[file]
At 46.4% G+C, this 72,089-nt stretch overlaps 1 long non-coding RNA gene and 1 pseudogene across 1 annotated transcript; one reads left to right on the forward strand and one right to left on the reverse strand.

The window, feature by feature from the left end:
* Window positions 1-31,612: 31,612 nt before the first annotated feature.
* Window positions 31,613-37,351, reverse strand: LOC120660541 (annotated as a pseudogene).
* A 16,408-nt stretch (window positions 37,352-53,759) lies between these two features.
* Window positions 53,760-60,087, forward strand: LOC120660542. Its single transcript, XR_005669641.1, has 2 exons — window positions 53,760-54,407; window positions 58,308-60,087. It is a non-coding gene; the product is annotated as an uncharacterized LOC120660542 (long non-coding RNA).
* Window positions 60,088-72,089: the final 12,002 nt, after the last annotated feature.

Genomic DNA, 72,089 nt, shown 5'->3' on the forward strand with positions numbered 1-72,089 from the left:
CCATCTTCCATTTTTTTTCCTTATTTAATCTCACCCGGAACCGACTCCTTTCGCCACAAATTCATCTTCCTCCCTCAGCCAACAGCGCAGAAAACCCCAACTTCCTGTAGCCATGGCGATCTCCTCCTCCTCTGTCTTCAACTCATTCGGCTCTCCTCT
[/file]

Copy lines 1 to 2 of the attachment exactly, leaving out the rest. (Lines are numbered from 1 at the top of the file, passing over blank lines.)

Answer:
At 46.4% G+C, this 72,089-nt stretch overlaps 1 long non-coding RNA gene and 1 pseudogene across 1 annotated transcript; one reads left to right on the forward strand and one right to left on the reverse strand.

The window, feature by feature from the left end: